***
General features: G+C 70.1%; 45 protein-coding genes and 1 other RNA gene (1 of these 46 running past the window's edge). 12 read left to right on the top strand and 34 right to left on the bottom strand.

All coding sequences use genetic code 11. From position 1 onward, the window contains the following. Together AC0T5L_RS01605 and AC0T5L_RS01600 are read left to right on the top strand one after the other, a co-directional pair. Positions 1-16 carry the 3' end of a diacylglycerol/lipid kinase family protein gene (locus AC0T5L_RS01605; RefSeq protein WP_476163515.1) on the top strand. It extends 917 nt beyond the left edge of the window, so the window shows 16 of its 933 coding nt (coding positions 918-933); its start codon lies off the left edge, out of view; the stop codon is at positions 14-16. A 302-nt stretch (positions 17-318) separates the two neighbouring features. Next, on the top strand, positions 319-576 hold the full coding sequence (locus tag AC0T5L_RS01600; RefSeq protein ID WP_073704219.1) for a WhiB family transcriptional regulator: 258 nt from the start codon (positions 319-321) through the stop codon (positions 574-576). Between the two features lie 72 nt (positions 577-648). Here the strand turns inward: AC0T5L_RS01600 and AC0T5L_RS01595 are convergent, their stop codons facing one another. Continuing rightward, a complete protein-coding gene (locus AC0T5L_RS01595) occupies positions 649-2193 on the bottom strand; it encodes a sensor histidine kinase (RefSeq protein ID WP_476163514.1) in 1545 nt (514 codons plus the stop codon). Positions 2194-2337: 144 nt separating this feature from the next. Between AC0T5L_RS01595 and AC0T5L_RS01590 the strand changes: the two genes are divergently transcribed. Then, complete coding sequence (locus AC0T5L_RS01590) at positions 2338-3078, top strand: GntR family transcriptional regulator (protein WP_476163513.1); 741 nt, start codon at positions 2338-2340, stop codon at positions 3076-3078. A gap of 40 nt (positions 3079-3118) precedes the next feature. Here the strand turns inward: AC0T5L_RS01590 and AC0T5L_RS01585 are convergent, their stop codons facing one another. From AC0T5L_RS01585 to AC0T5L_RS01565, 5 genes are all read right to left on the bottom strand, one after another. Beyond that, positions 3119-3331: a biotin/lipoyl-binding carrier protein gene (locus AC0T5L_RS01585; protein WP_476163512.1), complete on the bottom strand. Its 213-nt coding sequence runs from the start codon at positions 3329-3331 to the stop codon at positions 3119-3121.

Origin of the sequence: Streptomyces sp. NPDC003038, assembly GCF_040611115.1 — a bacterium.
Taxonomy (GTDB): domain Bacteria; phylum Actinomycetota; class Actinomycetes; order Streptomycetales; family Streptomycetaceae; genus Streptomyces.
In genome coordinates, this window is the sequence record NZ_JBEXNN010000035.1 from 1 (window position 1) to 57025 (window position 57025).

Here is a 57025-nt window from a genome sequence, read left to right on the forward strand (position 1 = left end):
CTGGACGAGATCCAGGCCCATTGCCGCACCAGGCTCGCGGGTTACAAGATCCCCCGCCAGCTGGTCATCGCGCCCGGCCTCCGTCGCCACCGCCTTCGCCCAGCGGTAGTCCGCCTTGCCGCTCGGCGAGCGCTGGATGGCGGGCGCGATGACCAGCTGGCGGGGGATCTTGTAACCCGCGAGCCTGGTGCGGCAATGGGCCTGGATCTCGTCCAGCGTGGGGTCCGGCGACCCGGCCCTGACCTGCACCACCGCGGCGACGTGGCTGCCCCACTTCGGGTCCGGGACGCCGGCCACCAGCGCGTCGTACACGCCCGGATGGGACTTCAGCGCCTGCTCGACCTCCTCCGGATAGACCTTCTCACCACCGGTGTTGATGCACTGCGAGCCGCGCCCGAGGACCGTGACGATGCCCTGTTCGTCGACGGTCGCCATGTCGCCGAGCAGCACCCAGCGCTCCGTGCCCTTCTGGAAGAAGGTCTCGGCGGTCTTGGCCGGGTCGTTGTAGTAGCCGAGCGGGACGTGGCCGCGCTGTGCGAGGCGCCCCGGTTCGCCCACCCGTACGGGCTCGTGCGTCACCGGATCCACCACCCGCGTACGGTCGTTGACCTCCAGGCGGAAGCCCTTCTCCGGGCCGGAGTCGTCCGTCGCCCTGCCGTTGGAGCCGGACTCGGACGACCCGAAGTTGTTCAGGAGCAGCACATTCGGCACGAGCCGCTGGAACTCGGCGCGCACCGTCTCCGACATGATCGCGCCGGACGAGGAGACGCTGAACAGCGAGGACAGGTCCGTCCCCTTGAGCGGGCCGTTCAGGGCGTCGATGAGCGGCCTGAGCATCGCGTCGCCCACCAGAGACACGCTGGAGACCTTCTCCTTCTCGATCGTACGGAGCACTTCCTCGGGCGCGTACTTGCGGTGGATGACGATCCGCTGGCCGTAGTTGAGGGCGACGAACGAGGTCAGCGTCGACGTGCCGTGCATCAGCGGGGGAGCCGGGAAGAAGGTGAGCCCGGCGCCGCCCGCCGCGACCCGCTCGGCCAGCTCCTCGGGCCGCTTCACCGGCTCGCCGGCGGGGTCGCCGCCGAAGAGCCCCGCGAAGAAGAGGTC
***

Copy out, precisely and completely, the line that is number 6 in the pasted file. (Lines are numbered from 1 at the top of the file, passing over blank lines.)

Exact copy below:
Here is a 57025-nt window from a genome sequence, read left to right on the forward strand (position 1 = left end):